Wellcome Trust Releases Detailed Malaria Map

by Matt Ball on March 24, 2009

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The Malaria Access Project (MAP) has published details about their accurate worldwide map of malaria risk in the open access journal PLoS Medicine. Findings indicate that the goal of the Roll Back Malaria partnership of the World Health Organization to eliminate three-quarters of the at-risk areas will be more doable than previously thought. The MAP project is lead by the Kenya Medical Research Institute and the University of Oxford and funded by the Wellcome Trust.

Researchers spent two years to compile worldwide satellite-derived climate data and an archive of 11,000 community-based estimates of parasite prevalence. The data has been compiled and analyze by geographers, statisticians, epidemiologists, biologists and public health specialists. The mathematical and spatial analysis was used to develop the map that produced an unprecedented resolution of 25km2.

The initial focus of the MAP has been on the most deadly form of malaria, Plasmodium falciparum, which is responsible for nine out of ten deaths from malaria. The project shows that 2.4 billion people are at risk, but three-quarters live in areas where risk is considered low and the technical obstacles to malaria control are relatively small. The map shows that almost all of those living in areas of high transmission live in sub-Saharan Africa where the disease, death and disability burdens from P. falciparum malaria remain high.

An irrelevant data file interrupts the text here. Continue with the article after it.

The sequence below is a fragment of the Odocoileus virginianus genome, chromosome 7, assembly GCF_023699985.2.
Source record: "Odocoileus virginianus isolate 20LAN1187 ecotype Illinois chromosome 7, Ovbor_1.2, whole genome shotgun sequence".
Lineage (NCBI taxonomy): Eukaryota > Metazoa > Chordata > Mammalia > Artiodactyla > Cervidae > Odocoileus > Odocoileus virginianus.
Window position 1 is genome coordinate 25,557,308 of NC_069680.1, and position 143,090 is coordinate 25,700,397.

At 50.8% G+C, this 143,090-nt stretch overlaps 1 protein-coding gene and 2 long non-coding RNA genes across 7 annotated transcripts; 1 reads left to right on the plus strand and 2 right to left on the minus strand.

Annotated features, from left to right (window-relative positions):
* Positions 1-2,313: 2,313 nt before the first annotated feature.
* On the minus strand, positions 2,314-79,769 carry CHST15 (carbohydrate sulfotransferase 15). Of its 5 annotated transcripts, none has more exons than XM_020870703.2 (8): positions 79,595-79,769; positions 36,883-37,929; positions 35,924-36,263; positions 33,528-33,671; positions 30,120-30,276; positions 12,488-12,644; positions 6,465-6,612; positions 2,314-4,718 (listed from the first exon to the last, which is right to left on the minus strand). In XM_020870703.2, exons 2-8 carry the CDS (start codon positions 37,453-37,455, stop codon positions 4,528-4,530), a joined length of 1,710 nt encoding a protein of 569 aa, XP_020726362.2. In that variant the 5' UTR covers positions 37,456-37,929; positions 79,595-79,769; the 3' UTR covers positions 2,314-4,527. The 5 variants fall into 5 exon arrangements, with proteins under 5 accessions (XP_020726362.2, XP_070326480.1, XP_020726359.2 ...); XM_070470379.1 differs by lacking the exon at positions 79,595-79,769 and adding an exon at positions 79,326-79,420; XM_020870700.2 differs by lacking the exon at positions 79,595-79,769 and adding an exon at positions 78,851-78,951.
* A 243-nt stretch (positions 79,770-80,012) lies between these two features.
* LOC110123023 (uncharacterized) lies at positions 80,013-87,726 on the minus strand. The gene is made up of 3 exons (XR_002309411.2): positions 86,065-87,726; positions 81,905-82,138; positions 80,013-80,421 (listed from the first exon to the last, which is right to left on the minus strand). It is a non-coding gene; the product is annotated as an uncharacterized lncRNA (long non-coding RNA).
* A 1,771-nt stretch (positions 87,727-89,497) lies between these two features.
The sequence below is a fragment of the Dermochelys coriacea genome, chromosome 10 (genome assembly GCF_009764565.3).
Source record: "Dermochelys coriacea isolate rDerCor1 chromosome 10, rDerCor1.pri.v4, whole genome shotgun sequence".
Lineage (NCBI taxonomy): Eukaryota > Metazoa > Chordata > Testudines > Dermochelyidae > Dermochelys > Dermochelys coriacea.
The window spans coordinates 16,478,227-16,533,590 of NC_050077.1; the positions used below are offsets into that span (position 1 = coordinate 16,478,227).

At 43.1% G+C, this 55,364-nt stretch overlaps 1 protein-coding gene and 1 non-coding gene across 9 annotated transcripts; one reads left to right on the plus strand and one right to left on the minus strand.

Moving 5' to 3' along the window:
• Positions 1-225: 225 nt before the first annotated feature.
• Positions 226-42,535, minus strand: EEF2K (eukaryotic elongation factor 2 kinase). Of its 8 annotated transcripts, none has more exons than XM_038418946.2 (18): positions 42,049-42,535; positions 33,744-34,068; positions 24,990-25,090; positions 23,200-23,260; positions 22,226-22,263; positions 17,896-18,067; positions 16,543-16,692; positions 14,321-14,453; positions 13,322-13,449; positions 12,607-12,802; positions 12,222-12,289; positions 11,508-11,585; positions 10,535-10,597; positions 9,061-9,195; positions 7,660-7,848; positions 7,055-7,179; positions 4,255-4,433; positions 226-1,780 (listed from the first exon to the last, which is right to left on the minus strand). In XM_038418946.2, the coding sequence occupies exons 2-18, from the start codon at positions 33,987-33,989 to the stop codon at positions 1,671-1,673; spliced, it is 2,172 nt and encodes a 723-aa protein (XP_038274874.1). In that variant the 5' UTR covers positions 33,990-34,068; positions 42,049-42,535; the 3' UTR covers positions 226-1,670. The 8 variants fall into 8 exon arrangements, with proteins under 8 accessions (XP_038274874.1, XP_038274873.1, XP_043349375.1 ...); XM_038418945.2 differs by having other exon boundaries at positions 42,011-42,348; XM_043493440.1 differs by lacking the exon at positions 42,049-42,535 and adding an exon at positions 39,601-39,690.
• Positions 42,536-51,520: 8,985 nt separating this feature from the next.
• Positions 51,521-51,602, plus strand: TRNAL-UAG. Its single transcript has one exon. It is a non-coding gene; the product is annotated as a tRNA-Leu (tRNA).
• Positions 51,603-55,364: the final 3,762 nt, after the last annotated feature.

All data generated will be made freely available, with GIS users in mind.

{ 1 comment… read it below or add one }

Stephan Yard June 25, 2009 at 9:07 am

Very informative article. Malaria is a vector-borne disease which had a greater impact on humans than any other infectious agent. In most cases, a human being gets malaria through the bite of an infected Anopheles female mosquito. In spite of several preventive as well as anti-malarial medications, residual drugs, and the usage of protective clothing and mosquito nets, one of the best options to prevent malaria would be use of an effective natural mosquito repellent.

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